On August 26th the weather was wonderful! It had been a month since I had checked on the bees. I was lucky enough to spend a large chunk of that time visiting my husband’s family in Norway. The weather there was cooler than home and there was quite a bit of rain. It was good to get back to the sunshine and warmth of summer.
The summer at home has been nice, but we haven’t had a lot of hot days and the humidity has been lower than in the past. In my garden I noticed the affects of the changes in weather. The heat loving plants that I sometimes grow, were not doing well this year. They just didn’t get the heat that they need. I am wondering how these changes are affecting all of the plants that the bees depend on.
The humidity has also been much lower than in the past, which leads to it being drier out. We had a very wet spring, but now there is not enough moisture. This may lead to a nectar dearth and make the fall harder on the bees. The last time I checked in on the bees, they had almost no nectar or honey stores. Old Frog Pond Farm is not lacking in forage, but if the nectar is hard to come by then that creates challenges.
During this visit, I started at the Willow Hive. When I opened the hive, I found mouse droppings on top of the bars. Yuck! I cleaned off the bars with some of the brush around the hive. I need to fill all of the open space with bars to try to deter the mice. They had five bars with brood at all stages, but very little else. They also don’t seem to be building any new comb, the amount has not changed in a month now.
The things that I did find several of in the hive was small hive beetles! I took out the empty comb that a few of them were on and I squashed them. I also found some larvae in the hive and I got rid of them too. Looking at the bottom of the hive, I saw that there were some larvae between the screen and the bottom board. I used the hive tool and squished them.
Then I was off to the Orchard Hive. The last visit with them was very pleasant and they looked good. They had lots of brood and some honey stores built up. They were not at all pleasant this time! Several bees lost their lives trying to sting me through my gloves! It was just too much, so I closed up the hive and decided that I would return another day to check in on them.
On August 30th I went back to look in on both hives. Again, I started at the Willow Hive. This time I did not open the hive and look in on the colony. I only opened the bottom board up to clean all of the small hive beetle larvae off. It looked like I had taken care of most of them the last time I was out. It was easy to remove the board and scrape it off. When I put it back on I left it open a bit for ventilation. Everything else looked good with this colony and there is no need for me to bother them again so soon.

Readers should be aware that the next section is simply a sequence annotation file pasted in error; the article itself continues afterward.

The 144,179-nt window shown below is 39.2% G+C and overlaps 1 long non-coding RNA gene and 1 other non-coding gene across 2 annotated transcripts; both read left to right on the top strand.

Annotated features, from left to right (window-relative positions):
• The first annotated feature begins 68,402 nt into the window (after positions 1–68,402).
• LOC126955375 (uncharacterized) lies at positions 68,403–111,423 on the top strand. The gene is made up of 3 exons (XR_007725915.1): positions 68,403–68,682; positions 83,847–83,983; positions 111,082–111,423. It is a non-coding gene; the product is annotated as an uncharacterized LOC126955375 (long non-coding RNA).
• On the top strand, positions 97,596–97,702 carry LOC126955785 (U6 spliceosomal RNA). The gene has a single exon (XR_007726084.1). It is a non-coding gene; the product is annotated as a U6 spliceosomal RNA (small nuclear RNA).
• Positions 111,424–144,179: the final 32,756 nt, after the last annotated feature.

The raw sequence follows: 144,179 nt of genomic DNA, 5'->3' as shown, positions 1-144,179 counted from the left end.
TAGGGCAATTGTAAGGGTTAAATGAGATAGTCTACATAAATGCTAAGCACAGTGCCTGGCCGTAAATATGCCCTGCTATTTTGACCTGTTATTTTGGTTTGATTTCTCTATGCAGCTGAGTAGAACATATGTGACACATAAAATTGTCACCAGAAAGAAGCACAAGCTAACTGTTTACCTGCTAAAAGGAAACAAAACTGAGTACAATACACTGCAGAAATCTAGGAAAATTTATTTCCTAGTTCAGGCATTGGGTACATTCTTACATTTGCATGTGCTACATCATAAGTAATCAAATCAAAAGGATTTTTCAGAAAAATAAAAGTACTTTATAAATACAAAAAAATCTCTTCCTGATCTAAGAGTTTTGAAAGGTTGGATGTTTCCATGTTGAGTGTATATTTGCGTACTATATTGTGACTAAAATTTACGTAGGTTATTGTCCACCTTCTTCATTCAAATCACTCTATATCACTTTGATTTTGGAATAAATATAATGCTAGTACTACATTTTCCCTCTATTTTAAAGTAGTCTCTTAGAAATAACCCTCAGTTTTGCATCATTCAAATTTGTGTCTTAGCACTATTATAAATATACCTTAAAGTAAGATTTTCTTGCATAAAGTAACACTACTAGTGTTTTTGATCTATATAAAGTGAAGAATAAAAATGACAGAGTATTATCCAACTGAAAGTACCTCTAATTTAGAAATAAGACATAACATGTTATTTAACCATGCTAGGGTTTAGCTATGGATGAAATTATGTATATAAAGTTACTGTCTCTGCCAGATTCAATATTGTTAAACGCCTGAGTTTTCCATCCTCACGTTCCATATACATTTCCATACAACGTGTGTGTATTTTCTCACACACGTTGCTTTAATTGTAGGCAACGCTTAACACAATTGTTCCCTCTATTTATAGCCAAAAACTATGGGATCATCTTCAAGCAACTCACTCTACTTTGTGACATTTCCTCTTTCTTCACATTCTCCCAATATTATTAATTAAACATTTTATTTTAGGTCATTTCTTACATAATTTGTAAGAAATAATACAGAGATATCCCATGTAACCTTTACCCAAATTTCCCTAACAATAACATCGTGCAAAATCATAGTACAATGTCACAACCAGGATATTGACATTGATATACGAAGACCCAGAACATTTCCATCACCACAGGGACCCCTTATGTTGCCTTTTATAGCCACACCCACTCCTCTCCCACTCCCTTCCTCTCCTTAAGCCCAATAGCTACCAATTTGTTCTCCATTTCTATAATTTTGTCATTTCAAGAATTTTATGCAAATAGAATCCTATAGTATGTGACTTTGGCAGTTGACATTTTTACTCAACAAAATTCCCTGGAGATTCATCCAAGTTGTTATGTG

Then I needed to try with the Orchard Hive again and I needed to inspect them. When I opened the hive they seemed a lot less grumpy, but still a bit uneasy about having me there. They were not trying to sting my gloves this time, but there was a bit of buzzing in my face. This colony also seems to have stopped building comb at this point, so I removed two bars that were empty.
The colony was still large, there were eighteen bars with brood on them. It looked like there was only one bar with eggs on it, but that may not be the case. The eggs can be difficult to see. There were three bars with larvae on them and the rest were capped brood. Even though the colony is still quite large, I closed off the second opening that the bees had. I prefer that at this point in the year they only have one opening to protect.
This time there was more pollen, nectar, and honey in the hive. Even with some stores built up, there is not near enough for them to make it through the winter. I have seen this same thing for the last two years. The hive doesn’t have much at the end of August, but my mid September they have plenty. I will come back in a couple of weeks to see how things are going.
I have been doing visual mite checks through the season and I have not seen many. There was only one mite that I saw on a worker bee today. Of course, there is a large number of bees away foraging while I inspect the hive. This may mean that there are a lot more mites than I know about. At this time the bees look really good and they seem to be doing what they need to be doing.
The drone population has started to dwindle. While I was inspecting the hive, there were some workers that were evicting drones right in front of me. I was happy to see that since their food stores are low. The other thing that I saw was there were bees in the area outside of the divider board and it looked like they were collecting some of the propolis that was there. It could be that it is getting harder to get it from the trees at this time, so they could be repurposing what is there.